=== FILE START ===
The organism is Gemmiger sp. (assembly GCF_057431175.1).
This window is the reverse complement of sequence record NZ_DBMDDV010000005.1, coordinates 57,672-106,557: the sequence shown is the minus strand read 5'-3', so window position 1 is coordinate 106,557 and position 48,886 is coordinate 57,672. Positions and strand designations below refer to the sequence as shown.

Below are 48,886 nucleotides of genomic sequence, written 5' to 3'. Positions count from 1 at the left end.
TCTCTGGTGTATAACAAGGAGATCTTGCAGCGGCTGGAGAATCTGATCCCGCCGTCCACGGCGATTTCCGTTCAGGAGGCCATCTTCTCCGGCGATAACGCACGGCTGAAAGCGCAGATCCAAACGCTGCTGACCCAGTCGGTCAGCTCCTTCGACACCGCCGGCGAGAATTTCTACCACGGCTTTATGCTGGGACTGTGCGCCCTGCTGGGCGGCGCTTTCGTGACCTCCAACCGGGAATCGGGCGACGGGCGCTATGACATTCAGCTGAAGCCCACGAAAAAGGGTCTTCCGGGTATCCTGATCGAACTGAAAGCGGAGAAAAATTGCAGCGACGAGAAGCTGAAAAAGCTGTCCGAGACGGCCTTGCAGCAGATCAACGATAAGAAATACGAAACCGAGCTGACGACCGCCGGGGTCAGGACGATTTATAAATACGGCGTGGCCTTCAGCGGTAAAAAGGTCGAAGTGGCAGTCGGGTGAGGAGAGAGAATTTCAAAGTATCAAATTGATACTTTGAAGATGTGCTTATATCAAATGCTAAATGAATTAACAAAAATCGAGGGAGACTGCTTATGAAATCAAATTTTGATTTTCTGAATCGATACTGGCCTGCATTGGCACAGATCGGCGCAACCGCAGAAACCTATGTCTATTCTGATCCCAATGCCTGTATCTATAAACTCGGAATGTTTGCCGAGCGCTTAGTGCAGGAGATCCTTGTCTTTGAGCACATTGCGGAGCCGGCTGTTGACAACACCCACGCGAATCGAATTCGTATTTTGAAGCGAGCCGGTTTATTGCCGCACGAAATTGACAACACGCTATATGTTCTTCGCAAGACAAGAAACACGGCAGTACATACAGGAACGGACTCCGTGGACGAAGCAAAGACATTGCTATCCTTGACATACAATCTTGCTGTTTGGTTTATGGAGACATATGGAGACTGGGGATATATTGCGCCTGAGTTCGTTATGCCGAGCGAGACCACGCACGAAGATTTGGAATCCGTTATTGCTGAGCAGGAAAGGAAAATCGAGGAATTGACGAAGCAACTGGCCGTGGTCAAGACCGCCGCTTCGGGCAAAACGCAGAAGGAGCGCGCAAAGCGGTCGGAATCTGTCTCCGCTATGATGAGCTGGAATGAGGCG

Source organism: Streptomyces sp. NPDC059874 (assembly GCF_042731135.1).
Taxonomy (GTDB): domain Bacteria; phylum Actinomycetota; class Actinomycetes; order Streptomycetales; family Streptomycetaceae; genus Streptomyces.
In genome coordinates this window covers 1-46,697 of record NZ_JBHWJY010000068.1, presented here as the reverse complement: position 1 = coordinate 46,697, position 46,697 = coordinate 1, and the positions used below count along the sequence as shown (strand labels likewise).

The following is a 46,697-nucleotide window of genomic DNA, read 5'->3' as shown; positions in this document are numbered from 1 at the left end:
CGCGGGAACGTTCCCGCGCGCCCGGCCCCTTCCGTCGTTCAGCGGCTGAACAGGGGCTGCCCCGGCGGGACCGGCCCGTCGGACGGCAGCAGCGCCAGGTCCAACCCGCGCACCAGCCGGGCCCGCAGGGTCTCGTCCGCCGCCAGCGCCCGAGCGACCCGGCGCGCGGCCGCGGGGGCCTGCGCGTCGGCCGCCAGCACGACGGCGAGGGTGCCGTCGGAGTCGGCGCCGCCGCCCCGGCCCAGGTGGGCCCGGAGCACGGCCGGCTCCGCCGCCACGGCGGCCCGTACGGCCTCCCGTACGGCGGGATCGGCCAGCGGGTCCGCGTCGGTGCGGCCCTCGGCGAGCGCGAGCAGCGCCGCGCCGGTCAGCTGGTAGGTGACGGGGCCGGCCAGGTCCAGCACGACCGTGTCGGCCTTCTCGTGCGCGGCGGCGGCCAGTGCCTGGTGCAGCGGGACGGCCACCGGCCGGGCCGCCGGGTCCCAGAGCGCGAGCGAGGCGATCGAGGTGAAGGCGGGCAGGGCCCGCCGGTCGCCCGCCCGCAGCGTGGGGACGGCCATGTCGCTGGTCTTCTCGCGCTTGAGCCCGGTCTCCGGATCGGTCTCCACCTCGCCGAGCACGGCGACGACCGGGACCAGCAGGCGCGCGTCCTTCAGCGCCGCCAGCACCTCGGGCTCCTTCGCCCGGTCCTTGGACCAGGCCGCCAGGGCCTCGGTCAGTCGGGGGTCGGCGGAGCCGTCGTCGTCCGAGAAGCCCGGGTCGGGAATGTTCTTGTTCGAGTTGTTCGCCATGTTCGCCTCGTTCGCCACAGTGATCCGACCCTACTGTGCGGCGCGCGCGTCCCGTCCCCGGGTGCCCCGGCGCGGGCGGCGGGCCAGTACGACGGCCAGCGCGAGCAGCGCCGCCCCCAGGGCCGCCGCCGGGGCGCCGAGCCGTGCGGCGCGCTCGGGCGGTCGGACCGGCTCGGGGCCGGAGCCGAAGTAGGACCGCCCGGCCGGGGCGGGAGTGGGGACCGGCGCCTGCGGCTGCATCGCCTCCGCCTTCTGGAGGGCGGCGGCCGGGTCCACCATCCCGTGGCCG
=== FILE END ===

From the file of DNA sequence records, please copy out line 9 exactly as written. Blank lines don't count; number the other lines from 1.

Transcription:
CGCGGGAACGTTCCCGCGCGCCCGGCCCCTTCCGTCGTTCAGCGGCTGAACAGGGGCTGCCCCGGCGGGACCGGCCCGTCGGACGGCAGCAGCGCCAGGTCCAACCCGCGCACCAGCCGGGCCCGCAGGGTCTCGTCCGCCGCCAGCGCCCGAGCGACCCGGCGCGCGGCCGCGGGGGCCTGCGCGTCGGCCGCCAGCACGACGGCGAGGGTGCCGTCGGAGTCGGCGCCGCCGCCCCGGCCCAGGTGGGCCCGGAGCACGGCCGGCTCCGCCGCCACGGCGGCCCGTACGGCCTCCCGTACGGCGGGATCGGCCAGCGGGTCCGCGTCGGTGCGGCCCTCGGCGAGCGCGAGCAGCGCCGCGCCGGTCAGCTGGTAGGTGACGGGGCCGGCCAGGTCCAGCACGACCGTGTCGGCCTTCTCGTGCGCGGCGGCGGCCAGTGCCTGGTGCAGCGGGACGGCCACCGGCCGGGCCGCCGGGTCCCAGAGCGCGAGCGAGGCGATCGAGGTGAAGGCGGGCAGGGCCCGCCGGTCGCCCGCCCGCAGCGTGGGGACGGCCATGTCGCTGGTCTTCTCGCGCTTGAGCCCGGTCTCCGGATCGGTCTCCACCTCGCCGAGCACGGCGACGACCGGGACCAGCAGGCGCGCGTCCTTCAGCGCCGCCAGCACCTCGGGCTCCTTCGCCCGGTCCTTGGACCAGGCCGCCAGGGCCTCGGTCAGTCGGGGGTCGGCGGAGCCGTCGTCGTCCGAGAAGCCCGGGTCGGGAATGTTCTTGTTCGAGTTGTTCGCCATGTTCGCCTCGTTCGCCACAGTGATCCGACCCTACTGTGCGGCGCGCGCGTCCCGTCCCCGGGTGCCCCGGCGCGGGCGGCGGGCCAGTACGACGGCCAGCGCGAGCAGCGCCGCCCCCAGGGCCGCCGCCGGGGCGCCGAGCCGTGCGGCGCGCTCGGGCGGTCGGACCGGCTCGGGGCCGGAGCCGAAGTAGGACCGCCCGGCCGGGGCGGGAGTGGGGACCGGCGCCTGCGGCTGCATCGCCTCCGCCTTCTGGAGGGCGGCGGCCGGGTCCACCATCCCGTGGCCG